Daniel Bombardier, also known as DENIAL, is a Canadian pop/mural artist whose aerosol and stencil artworks critique contemporary politics, capitalism, consumerism and the human condition. His artistic career began in 1999 during his involvement in the graffiti and street art movement. His studio is based in the border city of Windsor, Ontario, Canada next to Detroit, Michigan and he spends much of the year travelling, painting murals, and exhibiting throughout North America and internationally. DENIAL is known for his prolific guerrilla-marketing campaign, which takes public aim at ideas involving social-justice, pop-culture, and mass-media. With over 500,000 of his adhesive logos displayed in public places around the world, the DENIAL PROJECT has become a conceptual piece of marketing absurdism.
Cube A is an abstract gift from an artist to his community; a stack of familiar iconography showcasing a variety of Bombardier’s larger scale work in a more compact and accessible size. DENIAL stacked his work playfully behind a white picket fence on 16 square feet of astro turf. This bright coloured kinetic tower of “blocks” reminds the viewer of their fundamental desire to create, build and “enjoy” life. Bombardier’s work pokes fun at modern advertising, politics, and media messages that society is often “in denial” about. With this sculpture, DENIAL intends to challenge traditional ideas about graffiti and public art, as well as the excessive corporate use of public space. DENIAL celebrates being a Windsorite by inviting the viewer to engage with a corner of his own backyard.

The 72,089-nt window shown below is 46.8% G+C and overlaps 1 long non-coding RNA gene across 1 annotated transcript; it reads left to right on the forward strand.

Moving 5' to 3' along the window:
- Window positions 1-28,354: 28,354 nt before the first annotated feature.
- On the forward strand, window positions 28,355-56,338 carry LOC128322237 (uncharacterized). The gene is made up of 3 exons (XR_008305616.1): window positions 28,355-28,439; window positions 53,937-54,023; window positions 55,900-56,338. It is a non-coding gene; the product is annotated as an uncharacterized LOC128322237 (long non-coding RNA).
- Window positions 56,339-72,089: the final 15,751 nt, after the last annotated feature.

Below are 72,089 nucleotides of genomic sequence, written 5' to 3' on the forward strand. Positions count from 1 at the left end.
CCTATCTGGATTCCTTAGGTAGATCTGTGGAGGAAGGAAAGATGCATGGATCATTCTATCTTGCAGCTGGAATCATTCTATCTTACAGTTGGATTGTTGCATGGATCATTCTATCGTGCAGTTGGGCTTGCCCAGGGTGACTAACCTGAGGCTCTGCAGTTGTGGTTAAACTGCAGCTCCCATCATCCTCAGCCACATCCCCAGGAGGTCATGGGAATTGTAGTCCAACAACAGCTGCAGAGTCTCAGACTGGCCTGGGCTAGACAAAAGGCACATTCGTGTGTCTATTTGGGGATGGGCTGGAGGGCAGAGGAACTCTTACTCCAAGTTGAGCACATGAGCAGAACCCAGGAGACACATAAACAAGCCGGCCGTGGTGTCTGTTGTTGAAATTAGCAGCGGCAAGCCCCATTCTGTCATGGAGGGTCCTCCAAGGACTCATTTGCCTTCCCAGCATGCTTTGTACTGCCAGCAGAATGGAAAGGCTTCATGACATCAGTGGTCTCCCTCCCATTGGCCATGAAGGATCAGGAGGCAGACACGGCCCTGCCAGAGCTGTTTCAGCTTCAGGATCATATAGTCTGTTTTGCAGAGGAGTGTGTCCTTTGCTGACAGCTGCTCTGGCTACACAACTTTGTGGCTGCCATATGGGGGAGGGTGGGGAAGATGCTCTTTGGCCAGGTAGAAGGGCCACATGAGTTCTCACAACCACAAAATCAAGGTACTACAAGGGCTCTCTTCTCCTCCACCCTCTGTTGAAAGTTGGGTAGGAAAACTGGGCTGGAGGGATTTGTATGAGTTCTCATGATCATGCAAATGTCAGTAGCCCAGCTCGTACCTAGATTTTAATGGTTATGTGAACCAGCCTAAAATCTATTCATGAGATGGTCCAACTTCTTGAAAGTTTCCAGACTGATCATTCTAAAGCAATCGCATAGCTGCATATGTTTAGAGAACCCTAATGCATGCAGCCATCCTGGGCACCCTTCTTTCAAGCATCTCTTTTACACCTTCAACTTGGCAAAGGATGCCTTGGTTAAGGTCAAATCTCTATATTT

Big Idea is a conceptual collaboration between Bombardier and McLaughlin that shines light on the fragility of ideas. A transparent cube balances on a toothpick, covered by one of DENIAL’s signature motifs. This narrow perch cautions the viewer and reminds them that ideas are unattainable without action. McLaughlin’s sculptural aesthetic of crude construction juxtaposes the precision of Bombardier’s designs in an absurd and whimsical contrast. Bombardier and McLaughlin, both Windsorites, are determined to build a stronger art community in their city.